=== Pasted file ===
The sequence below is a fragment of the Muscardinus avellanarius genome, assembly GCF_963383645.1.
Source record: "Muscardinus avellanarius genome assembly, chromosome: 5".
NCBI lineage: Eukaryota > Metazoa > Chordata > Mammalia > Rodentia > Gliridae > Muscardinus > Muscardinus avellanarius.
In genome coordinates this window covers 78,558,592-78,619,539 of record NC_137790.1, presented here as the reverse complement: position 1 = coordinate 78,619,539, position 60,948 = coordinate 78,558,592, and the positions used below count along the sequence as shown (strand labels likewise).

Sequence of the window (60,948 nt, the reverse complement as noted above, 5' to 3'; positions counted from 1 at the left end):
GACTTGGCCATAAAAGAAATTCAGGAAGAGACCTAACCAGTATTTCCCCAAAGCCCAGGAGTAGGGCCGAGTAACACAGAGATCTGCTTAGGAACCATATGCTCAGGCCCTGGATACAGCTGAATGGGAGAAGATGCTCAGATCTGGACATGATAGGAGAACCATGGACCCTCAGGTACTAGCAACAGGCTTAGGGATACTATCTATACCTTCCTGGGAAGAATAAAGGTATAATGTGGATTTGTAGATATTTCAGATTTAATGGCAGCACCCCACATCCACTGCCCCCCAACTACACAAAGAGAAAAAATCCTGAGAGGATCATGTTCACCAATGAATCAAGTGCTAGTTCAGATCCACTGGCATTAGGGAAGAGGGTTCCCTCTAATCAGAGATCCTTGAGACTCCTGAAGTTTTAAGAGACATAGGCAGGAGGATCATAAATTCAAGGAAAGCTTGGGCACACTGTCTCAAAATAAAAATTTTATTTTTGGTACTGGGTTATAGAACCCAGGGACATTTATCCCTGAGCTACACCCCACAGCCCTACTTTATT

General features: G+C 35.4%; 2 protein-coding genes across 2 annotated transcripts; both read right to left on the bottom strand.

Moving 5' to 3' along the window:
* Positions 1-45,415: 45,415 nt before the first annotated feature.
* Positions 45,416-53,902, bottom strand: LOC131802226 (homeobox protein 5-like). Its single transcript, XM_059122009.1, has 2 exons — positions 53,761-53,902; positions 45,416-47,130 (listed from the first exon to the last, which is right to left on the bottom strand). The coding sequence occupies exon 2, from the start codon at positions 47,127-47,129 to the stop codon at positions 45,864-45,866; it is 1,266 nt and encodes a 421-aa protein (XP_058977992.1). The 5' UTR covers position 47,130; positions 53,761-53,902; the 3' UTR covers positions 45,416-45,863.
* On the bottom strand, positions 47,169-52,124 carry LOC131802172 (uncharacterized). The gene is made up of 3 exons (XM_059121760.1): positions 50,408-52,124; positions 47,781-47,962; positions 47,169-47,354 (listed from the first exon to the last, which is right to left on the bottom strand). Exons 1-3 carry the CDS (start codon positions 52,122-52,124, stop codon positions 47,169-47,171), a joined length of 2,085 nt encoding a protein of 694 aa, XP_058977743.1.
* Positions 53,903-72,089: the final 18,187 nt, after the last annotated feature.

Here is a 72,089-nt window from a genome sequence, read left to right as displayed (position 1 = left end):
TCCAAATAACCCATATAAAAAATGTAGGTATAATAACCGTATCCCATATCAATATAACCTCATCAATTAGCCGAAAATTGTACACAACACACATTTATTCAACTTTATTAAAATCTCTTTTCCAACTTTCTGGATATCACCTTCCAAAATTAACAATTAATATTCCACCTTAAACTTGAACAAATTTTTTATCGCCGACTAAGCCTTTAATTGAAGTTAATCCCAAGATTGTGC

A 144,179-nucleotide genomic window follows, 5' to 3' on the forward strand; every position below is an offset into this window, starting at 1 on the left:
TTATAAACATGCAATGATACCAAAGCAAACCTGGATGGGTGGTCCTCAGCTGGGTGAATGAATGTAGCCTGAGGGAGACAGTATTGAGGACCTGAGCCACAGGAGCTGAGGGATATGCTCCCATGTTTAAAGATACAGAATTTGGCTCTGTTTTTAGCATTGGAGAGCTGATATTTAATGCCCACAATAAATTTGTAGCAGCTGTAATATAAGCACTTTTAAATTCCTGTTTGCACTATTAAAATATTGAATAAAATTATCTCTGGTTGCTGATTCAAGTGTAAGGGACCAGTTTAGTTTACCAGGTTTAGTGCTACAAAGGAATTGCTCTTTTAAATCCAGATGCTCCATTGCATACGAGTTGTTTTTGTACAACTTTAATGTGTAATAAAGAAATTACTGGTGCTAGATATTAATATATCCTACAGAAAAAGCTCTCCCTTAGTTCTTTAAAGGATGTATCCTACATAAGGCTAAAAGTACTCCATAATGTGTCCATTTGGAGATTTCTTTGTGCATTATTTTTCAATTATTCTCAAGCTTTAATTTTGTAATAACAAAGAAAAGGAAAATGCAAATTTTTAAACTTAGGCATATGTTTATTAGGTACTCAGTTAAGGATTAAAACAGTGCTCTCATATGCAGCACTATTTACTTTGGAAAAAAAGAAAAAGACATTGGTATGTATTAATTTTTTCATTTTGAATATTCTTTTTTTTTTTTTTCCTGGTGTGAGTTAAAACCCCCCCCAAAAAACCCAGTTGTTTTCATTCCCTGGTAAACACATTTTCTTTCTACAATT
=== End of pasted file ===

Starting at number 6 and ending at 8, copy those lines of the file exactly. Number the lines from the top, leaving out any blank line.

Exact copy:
GACTTGGCCATAAAAGAAATTCAGGAAGAGACCTAACCAGTATTTCCCCAAAGCCCAGGAGTAGGGCCGAGTAACACAGAGATCTGCTTAGGAACCATATGCTCAGGCCCTGGATACAGCTGAATGGGAGAAGATGCTCAGATCTGGACATGATAGGAGAACCATGGACCCTCAGGTACTAGCAACAGGCTTAGGGATACTATCTATACCTTCCTGGGAAGAATAAAGGTATAATGTGGATTTGTAGATATTTCAGATTTAATGGCAGCACCCCACATCCACTGCCCCCCAACTACACAAAGAGAAAAAATCCTGAGAGGATCATGTTCACCAATGAATCAAGTGCTAGTTCAGATCCACTGGCATTAGGGAAGAGGGTTCCCTCTAATCAGAGATCCTTGAGACTCCTGAAGTTTTAAGAGACATAGGCAGGAGGATCATAAATTCAAGGAAAGCTTGGGCACACTGTCTCAAAATAAAAATTTTATTTTTGGTACTGGGTTATAGAACCCAGGGACATTTATCCCTGAGCTACACCCCACAGCCCTACTTTATT

General features: G+C 35.4%; 2 protein-coding genes across 2 annotated transcripts; both read right to left on the bottom strand.

Moving 5' to 3' along the window: